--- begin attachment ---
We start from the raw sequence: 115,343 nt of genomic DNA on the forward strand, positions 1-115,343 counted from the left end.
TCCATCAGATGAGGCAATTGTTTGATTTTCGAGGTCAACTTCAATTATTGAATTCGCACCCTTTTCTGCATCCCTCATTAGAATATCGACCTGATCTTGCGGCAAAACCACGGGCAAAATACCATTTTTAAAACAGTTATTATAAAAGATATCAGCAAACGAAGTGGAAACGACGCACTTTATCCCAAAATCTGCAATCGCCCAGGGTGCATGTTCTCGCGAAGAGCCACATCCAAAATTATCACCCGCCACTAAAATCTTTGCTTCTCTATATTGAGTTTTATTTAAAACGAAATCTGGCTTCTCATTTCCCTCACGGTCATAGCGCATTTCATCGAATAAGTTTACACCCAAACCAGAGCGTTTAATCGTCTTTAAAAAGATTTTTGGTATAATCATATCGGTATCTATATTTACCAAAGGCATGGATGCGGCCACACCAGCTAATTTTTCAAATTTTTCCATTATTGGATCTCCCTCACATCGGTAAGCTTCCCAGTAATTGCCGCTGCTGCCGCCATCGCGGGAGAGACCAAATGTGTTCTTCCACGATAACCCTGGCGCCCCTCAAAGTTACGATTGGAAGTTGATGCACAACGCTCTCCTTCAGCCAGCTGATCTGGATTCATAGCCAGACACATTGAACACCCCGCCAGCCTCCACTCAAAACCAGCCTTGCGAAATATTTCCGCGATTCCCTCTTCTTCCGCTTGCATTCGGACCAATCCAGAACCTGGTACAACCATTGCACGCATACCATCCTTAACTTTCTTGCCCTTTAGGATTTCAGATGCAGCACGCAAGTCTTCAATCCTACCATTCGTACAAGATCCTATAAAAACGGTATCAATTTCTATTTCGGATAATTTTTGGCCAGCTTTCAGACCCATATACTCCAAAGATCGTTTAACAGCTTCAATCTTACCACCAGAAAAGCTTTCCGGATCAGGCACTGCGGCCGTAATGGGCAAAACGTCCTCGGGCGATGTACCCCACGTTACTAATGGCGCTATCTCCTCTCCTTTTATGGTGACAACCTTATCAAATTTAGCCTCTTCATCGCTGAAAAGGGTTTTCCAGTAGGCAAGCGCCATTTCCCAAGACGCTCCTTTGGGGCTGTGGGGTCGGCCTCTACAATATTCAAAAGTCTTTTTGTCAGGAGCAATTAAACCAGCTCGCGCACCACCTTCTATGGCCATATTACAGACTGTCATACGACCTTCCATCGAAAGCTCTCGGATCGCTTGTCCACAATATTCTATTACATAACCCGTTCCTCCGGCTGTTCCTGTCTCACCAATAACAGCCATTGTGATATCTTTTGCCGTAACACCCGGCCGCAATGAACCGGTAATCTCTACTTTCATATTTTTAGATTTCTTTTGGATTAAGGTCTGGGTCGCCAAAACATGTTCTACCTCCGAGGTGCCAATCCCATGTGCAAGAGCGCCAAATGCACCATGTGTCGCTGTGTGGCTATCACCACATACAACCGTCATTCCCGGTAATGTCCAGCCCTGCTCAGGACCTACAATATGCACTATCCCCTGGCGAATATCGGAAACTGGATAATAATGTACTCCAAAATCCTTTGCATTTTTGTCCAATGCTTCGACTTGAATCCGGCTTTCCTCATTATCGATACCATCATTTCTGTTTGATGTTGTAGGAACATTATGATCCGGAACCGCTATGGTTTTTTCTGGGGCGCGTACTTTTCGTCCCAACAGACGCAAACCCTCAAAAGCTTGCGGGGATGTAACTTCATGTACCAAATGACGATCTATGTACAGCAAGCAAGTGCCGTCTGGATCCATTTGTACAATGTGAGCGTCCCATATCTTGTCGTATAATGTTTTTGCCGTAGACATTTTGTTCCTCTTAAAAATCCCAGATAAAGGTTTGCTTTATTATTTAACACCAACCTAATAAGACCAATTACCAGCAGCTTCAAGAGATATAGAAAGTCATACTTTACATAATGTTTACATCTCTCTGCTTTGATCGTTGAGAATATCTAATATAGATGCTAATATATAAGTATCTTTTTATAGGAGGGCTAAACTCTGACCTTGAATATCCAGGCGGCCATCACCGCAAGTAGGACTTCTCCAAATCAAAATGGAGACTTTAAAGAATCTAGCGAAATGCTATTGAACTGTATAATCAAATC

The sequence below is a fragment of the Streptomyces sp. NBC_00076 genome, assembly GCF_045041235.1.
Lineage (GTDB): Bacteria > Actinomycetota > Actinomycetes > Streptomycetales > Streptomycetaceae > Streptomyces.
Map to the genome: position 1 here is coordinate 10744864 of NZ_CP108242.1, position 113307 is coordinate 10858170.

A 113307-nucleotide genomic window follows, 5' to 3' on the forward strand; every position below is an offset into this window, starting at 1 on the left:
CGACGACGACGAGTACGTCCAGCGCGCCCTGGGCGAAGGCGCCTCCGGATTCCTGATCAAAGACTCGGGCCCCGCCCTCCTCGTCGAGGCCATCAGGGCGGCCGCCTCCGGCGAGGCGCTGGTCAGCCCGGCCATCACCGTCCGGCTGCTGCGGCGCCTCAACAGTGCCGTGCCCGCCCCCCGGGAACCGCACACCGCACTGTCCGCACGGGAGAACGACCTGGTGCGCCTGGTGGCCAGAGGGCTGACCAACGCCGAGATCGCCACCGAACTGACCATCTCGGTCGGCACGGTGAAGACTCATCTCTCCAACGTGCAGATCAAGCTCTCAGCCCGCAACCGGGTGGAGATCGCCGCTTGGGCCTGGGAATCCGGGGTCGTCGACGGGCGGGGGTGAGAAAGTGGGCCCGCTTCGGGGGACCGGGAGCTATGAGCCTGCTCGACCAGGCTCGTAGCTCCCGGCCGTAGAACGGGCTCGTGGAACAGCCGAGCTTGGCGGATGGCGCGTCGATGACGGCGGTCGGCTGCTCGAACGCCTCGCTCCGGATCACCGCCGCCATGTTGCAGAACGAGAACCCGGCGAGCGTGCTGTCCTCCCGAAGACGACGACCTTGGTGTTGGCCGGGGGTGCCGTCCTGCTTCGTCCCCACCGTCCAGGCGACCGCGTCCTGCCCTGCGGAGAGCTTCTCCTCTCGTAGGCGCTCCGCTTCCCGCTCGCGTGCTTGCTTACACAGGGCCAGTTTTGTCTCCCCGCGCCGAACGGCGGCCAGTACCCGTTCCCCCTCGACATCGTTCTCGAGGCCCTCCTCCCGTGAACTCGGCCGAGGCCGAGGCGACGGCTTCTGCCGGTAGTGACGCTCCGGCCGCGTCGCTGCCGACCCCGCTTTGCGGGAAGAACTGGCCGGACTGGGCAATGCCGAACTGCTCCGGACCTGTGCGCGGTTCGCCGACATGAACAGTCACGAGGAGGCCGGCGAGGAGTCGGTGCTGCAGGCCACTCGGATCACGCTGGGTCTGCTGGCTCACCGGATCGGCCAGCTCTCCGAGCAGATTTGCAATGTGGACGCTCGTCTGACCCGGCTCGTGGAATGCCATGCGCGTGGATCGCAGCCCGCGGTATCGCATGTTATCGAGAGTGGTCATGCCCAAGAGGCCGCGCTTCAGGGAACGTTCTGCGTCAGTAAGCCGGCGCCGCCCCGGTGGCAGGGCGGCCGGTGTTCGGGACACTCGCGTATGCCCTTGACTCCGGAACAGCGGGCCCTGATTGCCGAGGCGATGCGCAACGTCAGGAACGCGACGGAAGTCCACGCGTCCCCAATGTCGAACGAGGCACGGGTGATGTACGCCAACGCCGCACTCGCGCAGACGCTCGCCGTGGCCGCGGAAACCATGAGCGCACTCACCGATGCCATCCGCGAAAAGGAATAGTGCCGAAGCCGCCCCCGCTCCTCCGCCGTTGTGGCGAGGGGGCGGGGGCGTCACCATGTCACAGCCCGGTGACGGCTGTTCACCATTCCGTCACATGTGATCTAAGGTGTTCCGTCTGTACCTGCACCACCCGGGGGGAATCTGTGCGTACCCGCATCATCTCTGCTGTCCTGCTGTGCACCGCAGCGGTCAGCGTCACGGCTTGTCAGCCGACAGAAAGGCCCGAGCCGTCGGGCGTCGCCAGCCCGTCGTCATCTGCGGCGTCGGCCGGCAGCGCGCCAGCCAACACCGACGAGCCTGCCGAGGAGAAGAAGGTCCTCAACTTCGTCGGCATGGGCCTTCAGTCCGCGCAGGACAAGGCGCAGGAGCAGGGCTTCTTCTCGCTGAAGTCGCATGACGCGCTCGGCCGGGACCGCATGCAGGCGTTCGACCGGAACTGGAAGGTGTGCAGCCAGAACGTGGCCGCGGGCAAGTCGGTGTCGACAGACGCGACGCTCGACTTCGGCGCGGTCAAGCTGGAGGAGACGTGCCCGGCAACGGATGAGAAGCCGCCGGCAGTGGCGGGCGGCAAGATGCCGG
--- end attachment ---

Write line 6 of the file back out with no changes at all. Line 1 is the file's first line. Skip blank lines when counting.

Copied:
A 113307-nucleotide genomic window follows, 5' to 3' on the forward strand; every position below is an offset into this window, starting at 1 on the left: